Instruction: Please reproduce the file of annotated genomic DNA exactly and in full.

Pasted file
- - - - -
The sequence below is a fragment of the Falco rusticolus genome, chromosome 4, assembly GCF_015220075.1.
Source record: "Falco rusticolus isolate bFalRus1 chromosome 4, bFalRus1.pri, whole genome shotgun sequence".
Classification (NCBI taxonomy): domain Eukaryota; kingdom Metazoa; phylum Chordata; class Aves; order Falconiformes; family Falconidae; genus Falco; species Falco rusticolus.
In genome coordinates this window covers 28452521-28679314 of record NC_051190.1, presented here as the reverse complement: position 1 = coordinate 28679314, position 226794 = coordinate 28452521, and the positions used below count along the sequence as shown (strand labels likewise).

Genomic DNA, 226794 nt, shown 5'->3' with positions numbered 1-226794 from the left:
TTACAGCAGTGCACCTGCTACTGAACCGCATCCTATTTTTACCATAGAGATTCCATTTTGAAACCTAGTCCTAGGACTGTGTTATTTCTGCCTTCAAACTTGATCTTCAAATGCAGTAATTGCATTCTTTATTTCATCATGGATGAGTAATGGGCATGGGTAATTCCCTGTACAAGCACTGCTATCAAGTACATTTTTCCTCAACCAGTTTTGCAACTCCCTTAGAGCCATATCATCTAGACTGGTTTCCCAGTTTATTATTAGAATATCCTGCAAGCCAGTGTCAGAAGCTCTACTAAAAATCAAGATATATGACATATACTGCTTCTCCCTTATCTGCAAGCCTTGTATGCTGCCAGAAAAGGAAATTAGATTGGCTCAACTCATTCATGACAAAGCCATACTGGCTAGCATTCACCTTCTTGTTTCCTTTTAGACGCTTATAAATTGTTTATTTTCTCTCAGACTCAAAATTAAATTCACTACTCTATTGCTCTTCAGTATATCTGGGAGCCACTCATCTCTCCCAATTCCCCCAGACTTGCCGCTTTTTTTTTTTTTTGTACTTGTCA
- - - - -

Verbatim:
The sequence below is a fragment of the Falco rusticolus genome, chromosome 4, assembly GCF_015220075.1.
Source record: "Falco rusticolus isolate bFalRus1 chromosome 4, bFalRus1.pri, whole genome shotgun sequence".
Classification (NCBI taxonomy): domain Eukaryota; kingdom Metazoa; phylum Chordata; class Aves; order Falconiformes; family Falconidae; genus Falco; species Falco rusticolus.
In genome coordinates this window covers 28452521-28679314 of record NC_051190.1, presented here as the reverse complement: position 1 = coordinate 28679314, position 226794 = coordinate 28452521, and the positions used below count along the sequence as shown (strand labels likewise).

Genomic DNA, 226794 nt, shown 5'->3' with positions numbered 1-226794 from the left:
TTACAGCAGTGCACCTGCTACTGAACCGCATCCTATTTTTACCATAGAGATTCCATTTTGAAACCTAGTCCTAGGACTGTGTTATTTCTGCCTTCAAACTTGATCTTCAAATGCAGTAATTGCATTCTTTATTTCATCATGGATGAGTAATGGGCATGGGTAATTCCCTGTACAAGCACTGCTATCAAGTACATTTTTCCTCAACCAGTTTTGCAACTCCCTTAGAGCCATATCATCTAGACTGGTTTCCCAGTTTATTATTAGAATATCCTGCAAGCCAGTGTCAGAAGCTCTACTAAAAATCAAGATATATGACATATACTGCTTCTCCCTTATCTGCAAGCCTTGTATGCTGCCAGAAAAGGAAATTAGATTGGCTCAACTCATTCATGACAAAGCCATACTGGCTAGCATTCACCTTCTTGTTTCCTTTTAGACGCTTATAAATTGTTTATTTTCTCTCAGACTCAAAATTAAATTCACTACTCTATTGCTCTTCAGTATATCTGGGAGCCACTCATCTCTCCCAATTCCCCCAGACTTGCCGCTTTTTTTTTTTTTTGTACTTGTCA